Helping the Best get Better

Helping the Best get Better

Congratulations are in order for no fewer than eight of our valued customers who have had sites nominated for awards in this year’s Great British Pub Awards across five different categories.

The awards night is due to take place in London and September, and we will certainly be rooting for plenty of outright category wins, all of which would be very well-earned.

At S4Labour we are dedicated to helping the best get even better and it’s always gratifying to see our hard-working and high-achieving clients get the recognition they deserve. It is also particularly vindicating to see three of our customers nominated for the Best Turnaround award. We regularly receive feedback from clients who tell us that S4Labour has provided them with the insight and clarity of vision that has allowed them to turn struggling sites into thriving and successful businesses.

Well done to all involved!

 

Our nominated customers in full:
Best Beer Pub
Mr Foley’s Tap House (Mitchell’s of Lancaster), York
Temple Brewhouse (City Pub Co), London

Best Inn
Durham Ox (Provenance Inns), York
Worplesdon Place (Redcomb Pubs), Guildford

Best Managed Pub
185 Watling Street (Epic/Heroic Pubs), Towcester

Best Spirits Bar
Rumba (Deviate), Macclesfield
Hermitage Road (Anglian Country Inns), Hitchin

Best Turnaround
Rumba (Deviate), Macclesfield
The Anchor (Epic/Heroic Pubs), Aspley Guise
Pug & Greyhound (Pug Pubs), Leicester

Helping the Best get Better

Ambience and “Site Flow” – the Key to Modern Success?

Ten years ago next month, the smoking ban came into effect across the UK.Opponents at the time argued that the ban would critically harm the pub sector, viewing drinking and smoking as too closely linked

Opponents at the time argued that the ban would critically harm the pub sector, viewing drinking and smoking as too closely linked for a typically wet-led trade to survive. While some businesses undoubtedly suffered, many more have been able to adapt, with progressive operators embracing changes to the way people view and use pubs, bars, and restaurants and creating a welcoming, comfortable, modern atmosphere.

Over the last decade, as vertical drinking has largely declined, the popularity of comfortable, multi-purpose sites has grown. With groups of friends increasingly meeting to sit around a table and enjoy drinks, coffees, or food, it has paved the way for operators like Loungers to thrive. With an eclectic offer that appeals to morning coffee addicts, late night drinkers, and everyone in between, it’s no surprise the Lion Capital backed group have experienced roaring success, opening their 100th site last month.

So, what have the likes of Loungers done so well? Critical to their growth has been their ability to develop a warm, appealing ambiance. Simply put, they have managed to create sites where people have a reason to stay, resulting in excellent sales and a formula for sustained success. Central to this is furnishing. Modern hospitality operators must have a keen eye for detail, and be prepared to spend time and money acquiring furniture and furnishings that encourage the varied customer culture that propagates through our most successful pubs, bars, and cafes today. If the bar room of days gone by was an escape from the home, in 2017 it’s an extension of it. Consumers expect to be just as comfortable in the pub as they would be hosting friends at home. Furnishings and ambience should reflect this.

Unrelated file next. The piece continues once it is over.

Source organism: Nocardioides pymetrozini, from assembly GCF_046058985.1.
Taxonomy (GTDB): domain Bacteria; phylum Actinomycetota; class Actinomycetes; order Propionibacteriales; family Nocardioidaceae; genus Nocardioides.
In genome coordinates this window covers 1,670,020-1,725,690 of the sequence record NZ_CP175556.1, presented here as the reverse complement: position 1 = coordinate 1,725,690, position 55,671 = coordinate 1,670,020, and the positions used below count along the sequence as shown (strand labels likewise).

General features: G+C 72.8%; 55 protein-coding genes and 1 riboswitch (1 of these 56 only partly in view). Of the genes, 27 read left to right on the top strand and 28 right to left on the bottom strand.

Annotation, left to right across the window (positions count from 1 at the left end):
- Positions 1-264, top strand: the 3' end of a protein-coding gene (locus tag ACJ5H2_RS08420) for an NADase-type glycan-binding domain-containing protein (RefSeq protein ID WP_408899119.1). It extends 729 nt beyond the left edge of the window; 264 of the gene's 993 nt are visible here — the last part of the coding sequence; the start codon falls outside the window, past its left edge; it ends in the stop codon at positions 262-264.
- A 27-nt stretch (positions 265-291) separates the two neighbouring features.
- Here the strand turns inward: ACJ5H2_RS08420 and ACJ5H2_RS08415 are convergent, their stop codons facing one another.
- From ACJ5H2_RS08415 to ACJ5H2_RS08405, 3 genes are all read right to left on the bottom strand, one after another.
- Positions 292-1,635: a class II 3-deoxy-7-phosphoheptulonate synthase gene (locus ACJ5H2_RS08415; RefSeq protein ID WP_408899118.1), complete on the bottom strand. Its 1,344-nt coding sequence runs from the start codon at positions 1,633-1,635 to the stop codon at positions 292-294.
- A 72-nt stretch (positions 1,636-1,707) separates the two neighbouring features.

But comfort isn’t everything. The savviest operators know that while creating a comfortable, welcoming site will attract customers, they must also focus on site ergonomics and the flow of the customer journey through the premises to optimise efficiency.

Modern, adaptable seating at our site The Castle, Harrogate

 

Form and function must work in harmony, particularly in high-footfall sites.

A table may be aesthetically perfect, but if it seats two and a half people on each side, by using it you could be limiting your site’s capacity and therefore your profits. Conversely, simple, plain two-top tables may be ideal for moving around to maximise covers, but this may diminish the overall ambiance, again leading to reduced sales. Café-style seating – typically lightweight and low to the ground – has gained considerable popularity and benefits from versatility as well as stylishness.

Flow of customers through a site is equally important. Particular consideration should be given to the point of entry, in line with your trading style. In a wet-let establishment it makes clear sense to have customers arriving straight into the bar. For those focusing on food, particularly full service venues, it is logical to have customers entering into an area where staff are expecting to receive them, allowing them to be guided to a table quickly, improving efficiency and guest experience.  Waiting for a table may at times be necessary. It’s important that this can be done in an inviting area and in a way that will not be obstructive to staff or other customers.